NHS Bed Shortages

Whilst we have all known that the NHS has been struggling to stay on its feet for a long time now, it appears that 2017 could be the year it finally crumbles, with 9 out of 10 hospitals reporting unsafe numbers of patients on their wards this winter, and record numbers of patients having to wait for longer than four hours for A and E care. It seems that the majority of the problems the NHS are facing stem from the our ageing population; for example, more and more operations are being delayed, and sometimes even cancelled as a result of there being no beds available for patients to recover in, primarily caused by elderly patients being unable to return home due to a lack of social care. Despite figures showing that only 1% of operations were cancelled last minute, this translates to just over 82,000 operations in 2016. Given that the NHS needs to be making the most of their resources, it seems like a terrible waste for surgeons to be sat around waiting, unable to perform their operations for something so trivial as a lack of beds.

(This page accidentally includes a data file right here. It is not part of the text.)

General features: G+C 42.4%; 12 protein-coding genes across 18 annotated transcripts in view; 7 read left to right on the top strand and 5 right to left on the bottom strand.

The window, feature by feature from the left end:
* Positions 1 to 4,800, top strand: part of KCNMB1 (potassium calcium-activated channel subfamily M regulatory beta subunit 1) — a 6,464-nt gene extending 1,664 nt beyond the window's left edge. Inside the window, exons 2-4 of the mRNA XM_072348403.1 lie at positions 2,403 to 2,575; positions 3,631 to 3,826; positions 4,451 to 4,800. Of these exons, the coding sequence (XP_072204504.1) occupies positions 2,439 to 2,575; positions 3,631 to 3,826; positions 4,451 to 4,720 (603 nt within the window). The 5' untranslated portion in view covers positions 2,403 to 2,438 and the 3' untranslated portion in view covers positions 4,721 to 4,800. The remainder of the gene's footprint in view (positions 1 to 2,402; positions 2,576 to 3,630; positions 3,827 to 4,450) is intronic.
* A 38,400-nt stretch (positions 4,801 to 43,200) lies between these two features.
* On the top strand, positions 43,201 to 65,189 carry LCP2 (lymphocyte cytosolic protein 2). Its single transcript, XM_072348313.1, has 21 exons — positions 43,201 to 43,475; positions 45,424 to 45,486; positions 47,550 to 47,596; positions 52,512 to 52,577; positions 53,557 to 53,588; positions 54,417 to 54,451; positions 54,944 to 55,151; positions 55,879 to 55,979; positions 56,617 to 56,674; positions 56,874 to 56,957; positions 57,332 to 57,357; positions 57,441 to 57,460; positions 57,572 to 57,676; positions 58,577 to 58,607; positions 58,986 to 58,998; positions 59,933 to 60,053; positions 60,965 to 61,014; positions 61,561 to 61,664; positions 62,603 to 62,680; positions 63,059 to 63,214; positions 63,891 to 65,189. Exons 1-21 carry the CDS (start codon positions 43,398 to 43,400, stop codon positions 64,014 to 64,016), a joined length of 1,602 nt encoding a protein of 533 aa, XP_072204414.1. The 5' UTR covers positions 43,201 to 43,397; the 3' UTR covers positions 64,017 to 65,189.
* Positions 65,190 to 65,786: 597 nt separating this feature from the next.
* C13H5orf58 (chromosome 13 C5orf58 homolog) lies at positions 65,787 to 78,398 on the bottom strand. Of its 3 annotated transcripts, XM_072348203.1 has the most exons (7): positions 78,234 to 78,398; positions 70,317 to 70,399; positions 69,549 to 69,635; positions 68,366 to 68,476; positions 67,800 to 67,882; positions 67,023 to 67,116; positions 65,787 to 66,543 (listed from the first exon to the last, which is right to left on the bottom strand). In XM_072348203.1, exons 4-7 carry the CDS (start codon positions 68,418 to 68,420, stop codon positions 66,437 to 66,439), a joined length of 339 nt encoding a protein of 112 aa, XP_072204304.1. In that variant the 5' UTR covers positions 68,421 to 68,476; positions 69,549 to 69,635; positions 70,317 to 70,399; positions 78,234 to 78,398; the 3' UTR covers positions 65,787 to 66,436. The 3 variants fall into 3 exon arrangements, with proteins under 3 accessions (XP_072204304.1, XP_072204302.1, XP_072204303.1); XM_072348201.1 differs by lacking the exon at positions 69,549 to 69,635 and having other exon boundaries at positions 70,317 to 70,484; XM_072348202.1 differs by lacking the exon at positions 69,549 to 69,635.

Yet what can be done? It is simply not acceptable to just start discharging patients in an effort to free up more space, in the hope that they will manage just fine at home, and with so many elderly patients, this is often not possible anyway. GPs have been told they need to become open 7 days a week, and also need to advertise this fact, or they risk losing their funding, which is a positive start, although there are concerns over whether there will be enough trained staff available for this to be feasible across the country. In addition, much more funding needs to be directed towards caring for the elderly in all communities; allowing them to live comfortably from home should hopefully ease some of the pressure on the beds in the hospitals.

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